The Environmental Board hopes to find a way to listen in to hunters' radio communication before the fall hunting season. It remains unclear whether the agency has engaged in illegal surveillance for years.
Chancellor of Justice Ülle Madise asked the Environmental Board in June to cease illegal surveillance of people's radio communication. The board admitted to listening in on hunters' frequencies but said there is nothing illegal about the practice. It has been done for years. Head of the board's monitoring department Olav Avarsalu explained that listening to radio communication is a regular part of supervision.
"The aim is not to listen to what hunters are saying so it could be used against them but simply to understand where the hunt is taking place so we can monitor the outcome," Avarsalu said.
The agency has suspended the eavesdropping just in case and turned to the Prosecutor's Office for clarity. Senior State Prosecutor Taavi Pern said that the board's activity could in certain cases be interpreted as illegal surveillance.
The Environmental Board said that the Estonian Hunters' Society is aware of the surveillance, meaning it cannot be treated as covert. Taavi Pern noted that interception of communication requires proximity to hunters and should constitute listening in on particular people in a particular area, instead of monitoring all of radio communication.
Potential violations by state agencies cannot be investigated in criminal procedure. That is one of the reasons the Prosecutor's Office did not bring proceedings. Olav Avarsalu emphasized that the board has not broken the law, with Pern's letter revealing as much.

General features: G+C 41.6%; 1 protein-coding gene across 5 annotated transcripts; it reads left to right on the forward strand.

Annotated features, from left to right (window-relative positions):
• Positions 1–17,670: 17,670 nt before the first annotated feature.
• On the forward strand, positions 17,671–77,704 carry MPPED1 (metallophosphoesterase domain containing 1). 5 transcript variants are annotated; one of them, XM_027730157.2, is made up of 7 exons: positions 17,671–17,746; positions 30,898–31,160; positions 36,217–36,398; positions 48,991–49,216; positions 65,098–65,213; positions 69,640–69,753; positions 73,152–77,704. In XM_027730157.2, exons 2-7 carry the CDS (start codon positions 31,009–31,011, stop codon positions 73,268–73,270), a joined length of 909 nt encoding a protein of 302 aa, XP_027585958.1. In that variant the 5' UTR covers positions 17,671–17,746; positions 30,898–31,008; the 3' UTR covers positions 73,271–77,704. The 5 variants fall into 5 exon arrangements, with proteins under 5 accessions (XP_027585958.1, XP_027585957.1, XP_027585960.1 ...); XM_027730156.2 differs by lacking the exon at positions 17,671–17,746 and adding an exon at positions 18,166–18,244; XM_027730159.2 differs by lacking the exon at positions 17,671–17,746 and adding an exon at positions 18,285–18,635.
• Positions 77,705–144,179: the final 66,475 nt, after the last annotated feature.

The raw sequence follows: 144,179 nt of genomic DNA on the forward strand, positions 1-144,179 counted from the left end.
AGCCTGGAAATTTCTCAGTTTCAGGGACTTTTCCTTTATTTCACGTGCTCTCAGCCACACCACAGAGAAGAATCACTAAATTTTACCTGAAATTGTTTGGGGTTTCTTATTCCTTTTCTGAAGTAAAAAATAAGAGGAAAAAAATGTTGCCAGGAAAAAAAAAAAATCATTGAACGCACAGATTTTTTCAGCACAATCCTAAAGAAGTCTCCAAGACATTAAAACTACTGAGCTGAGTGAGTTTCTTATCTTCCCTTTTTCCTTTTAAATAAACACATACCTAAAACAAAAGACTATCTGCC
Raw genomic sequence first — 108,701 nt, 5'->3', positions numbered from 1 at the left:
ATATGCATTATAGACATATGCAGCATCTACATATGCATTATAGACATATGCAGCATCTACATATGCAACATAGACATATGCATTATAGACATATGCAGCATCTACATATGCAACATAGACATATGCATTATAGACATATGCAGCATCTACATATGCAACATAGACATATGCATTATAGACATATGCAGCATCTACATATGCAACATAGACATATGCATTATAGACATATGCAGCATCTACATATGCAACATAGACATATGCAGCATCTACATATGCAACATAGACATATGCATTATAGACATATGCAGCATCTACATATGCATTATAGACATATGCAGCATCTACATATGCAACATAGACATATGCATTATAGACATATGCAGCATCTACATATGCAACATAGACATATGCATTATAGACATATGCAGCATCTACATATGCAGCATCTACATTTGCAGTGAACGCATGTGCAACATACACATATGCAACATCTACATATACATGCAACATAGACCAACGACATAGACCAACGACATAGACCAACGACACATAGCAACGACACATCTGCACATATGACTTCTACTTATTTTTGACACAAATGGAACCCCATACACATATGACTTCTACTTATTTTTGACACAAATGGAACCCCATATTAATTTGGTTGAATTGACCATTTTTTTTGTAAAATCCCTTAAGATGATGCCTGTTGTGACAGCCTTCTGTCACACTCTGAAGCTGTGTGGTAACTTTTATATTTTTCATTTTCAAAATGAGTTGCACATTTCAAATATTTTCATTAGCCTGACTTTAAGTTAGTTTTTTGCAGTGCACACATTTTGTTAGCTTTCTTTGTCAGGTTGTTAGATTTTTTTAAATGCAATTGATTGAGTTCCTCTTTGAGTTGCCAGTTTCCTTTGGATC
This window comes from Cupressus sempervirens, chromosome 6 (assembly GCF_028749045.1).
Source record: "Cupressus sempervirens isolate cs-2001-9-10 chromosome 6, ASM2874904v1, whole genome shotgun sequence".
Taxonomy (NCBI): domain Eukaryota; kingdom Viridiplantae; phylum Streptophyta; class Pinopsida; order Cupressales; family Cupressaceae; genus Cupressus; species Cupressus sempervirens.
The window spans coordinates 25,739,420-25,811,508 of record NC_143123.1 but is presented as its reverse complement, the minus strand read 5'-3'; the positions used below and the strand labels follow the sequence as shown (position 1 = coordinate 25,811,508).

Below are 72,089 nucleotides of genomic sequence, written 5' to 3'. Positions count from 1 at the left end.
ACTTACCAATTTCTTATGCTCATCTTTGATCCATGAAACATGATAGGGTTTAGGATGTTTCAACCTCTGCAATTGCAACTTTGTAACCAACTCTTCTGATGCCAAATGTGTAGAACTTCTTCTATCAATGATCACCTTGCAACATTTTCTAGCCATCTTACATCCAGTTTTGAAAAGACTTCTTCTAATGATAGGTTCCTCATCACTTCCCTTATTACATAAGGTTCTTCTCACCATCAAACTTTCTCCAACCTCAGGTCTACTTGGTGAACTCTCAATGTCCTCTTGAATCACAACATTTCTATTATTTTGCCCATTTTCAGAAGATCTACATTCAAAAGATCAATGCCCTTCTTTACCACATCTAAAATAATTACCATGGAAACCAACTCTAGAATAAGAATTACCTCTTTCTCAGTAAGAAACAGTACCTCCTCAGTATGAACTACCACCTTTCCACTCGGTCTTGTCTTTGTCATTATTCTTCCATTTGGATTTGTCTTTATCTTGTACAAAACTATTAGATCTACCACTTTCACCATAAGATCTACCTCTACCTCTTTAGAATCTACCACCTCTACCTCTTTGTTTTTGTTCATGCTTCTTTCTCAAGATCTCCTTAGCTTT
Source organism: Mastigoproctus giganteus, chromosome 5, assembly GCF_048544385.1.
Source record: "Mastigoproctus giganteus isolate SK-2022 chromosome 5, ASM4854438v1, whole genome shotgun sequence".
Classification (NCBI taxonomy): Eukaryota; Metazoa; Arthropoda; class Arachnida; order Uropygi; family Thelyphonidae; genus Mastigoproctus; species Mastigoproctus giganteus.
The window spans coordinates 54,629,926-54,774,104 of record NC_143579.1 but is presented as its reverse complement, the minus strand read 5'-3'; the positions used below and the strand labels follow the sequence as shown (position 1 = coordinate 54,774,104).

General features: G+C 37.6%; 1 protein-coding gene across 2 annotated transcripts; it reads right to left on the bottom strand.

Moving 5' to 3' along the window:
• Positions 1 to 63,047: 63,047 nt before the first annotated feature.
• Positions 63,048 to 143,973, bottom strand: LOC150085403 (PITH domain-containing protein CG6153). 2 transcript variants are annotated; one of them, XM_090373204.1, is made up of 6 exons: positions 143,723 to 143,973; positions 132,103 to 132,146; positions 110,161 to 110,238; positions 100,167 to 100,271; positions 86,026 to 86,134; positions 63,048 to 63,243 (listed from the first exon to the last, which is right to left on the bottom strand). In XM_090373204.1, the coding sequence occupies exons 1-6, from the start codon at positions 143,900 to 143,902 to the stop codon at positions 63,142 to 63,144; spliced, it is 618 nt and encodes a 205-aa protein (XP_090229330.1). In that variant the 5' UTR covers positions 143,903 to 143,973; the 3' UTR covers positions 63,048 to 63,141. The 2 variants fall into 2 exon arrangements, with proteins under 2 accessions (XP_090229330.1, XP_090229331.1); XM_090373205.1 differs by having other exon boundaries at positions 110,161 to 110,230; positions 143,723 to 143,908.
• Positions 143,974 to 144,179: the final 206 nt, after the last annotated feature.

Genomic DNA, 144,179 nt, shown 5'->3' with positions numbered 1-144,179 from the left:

"For example, if I, as a supervisory official, happen to overhear people talking about something illegal they've done while on my lunch break, it does not mean I have engaged in covert surveillance," Avarsalu said. "If I made it a point to go where possible perpetrators communicate, then it would be my goal to eavesdrop," he added.
"Our interception of radio communication serves the purpose of finding ongoing hunts," he said.
Pern said that it would be better if officials announced themselves before eavesdropping. The board has considered this approach. Avarsalu said that notifying hunters every time surveillance starts has been mulled, while the notification might not reach everyone.
"One possibility we see is notifying every hunting society of surveillance on certain frequencies prior to the fall hunting season," Avarsalu said.
He explained that it is important to have clarity by the time of collective fall hunts. Otherwise, there would have to be a lot more driving around, chasing down tire tracks and listening to gunshots."
"Where we spend the day on supervision, drive the full distance but see no hunters."
Tõnis Korts, head of the Estonian Hunters' Society had no criticism for the board. He said that hunters take different views on the matter of surveillance, and that perhaps the time has come to renegotiate.
"The head of the society approved of eavesdropping back in the day. But times have changed and society developed since then," Korts said.
"If a few decades ago, surveillance didn't bother anyone, people take a different view now. We should go over these things," Korts said.
Editor: Marcus Turovski